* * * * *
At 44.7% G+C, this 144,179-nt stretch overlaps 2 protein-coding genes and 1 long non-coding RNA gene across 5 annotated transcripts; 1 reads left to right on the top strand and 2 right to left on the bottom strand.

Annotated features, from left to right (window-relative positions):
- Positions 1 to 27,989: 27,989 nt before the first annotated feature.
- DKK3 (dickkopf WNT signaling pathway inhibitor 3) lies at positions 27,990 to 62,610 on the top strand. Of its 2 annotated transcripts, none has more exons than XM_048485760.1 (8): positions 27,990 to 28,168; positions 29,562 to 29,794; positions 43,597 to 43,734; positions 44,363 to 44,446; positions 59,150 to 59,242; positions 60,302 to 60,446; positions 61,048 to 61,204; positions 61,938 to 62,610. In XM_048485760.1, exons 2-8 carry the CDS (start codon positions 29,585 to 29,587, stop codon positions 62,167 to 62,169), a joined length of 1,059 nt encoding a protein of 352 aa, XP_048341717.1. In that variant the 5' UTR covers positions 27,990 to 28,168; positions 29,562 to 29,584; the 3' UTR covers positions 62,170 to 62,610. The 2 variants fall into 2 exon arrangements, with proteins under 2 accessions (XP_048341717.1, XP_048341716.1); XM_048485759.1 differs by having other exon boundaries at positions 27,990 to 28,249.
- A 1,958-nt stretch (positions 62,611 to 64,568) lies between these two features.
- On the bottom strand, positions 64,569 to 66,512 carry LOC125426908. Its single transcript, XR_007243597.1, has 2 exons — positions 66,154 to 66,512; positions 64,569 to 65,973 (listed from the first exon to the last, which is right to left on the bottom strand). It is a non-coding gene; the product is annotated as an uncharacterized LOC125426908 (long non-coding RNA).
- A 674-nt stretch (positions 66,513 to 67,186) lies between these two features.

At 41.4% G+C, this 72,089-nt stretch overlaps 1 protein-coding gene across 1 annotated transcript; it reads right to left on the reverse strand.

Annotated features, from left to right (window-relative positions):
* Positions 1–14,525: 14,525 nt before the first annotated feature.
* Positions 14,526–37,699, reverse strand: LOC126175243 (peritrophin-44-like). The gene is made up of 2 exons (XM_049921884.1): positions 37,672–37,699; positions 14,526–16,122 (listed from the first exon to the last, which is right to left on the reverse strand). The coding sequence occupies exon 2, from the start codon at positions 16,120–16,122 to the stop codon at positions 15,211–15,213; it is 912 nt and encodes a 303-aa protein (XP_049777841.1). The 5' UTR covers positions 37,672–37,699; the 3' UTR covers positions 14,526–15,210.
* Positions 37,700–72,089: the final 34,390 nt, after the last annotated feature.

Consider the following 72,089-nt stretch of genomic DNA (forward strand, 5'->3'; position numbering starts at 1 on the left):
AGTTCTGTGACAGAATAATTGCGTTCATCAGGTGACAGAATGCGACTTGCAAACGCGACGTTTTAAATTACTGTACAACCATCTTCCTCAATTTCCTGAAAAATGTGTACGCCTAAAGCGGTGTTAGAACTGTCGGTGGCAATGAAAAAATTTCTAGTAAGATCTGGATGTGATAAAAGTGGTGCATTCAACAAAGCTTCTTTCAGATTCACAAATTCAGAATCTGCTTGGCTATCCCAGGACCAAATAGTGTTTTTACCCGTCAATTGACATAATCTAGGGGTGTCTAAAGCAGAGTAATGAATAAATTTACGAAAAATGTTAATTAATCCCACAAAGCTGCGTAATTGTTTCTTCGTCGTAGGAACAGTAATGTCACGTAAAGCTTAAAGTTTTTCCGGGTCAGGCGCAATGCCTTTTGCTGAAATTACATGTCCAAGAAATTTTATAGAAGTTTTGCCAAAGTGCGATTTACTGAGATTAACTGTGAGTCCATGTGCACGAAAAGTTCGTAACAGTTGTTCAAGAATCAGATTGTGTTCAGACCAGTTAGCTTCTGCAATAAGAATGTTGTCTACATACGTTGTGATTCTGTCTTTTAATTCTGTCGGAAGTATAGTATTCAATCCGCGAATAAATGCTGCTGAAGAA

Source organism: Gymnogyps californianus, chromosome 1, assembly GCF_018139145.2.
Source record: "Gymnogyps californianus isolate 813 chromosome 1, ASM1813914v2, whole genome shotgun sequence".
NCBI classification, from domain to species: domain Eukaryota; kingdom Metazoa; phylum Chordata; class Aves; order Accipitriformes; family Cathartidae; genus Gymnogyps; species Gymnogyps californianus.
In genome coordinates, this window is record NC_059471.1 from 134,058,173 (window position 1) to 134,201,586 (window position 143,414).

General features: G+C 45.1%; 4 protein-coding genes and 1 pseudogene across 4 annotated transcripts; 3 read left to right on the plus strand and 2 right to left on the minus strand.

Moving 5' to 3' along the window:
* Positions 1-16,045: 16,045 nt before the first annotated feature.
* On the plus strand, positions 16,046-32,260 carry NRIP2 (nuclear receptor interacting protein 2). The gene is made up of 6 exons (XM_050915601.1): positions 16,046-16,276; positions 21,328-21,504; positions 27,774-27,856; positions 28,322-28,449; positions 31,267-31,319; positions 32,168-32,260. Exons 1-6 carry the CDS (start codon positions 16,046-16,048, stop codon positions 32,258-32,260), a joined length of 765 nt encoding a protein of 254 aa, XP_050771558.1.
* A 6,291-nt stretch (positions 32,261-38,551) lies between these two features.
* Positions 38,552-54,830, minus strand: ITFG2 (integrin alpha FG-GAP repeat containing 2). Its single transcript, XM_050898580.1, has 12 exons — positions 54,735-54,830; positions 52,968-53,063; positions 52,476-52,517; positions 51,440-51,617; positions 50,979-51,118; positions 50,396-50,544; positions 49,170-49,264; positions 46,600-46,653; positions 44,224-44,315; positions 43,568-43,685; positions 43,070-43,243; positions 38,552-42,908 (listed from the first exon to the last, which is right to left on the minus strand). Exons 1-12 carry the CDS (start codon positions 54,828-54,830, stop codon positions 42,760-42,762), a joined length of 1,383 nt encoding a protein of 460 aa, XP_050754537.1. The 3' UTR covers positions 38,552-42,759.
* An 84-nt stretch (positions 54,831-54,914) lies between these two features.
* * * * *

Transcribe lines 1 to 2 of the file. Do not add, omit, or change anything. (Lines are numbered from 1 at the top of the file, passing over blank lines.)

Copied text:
At 44.7% G+C, this 144,179-nt stretch overlaps 2 protein-coding genes and 1 long non-coding RNA gene across 5 annotated transcripts; 1 reads left to right on the top strand and 2 right to left on the bottom strand.

Annotated features, from left to right (window-relative positions):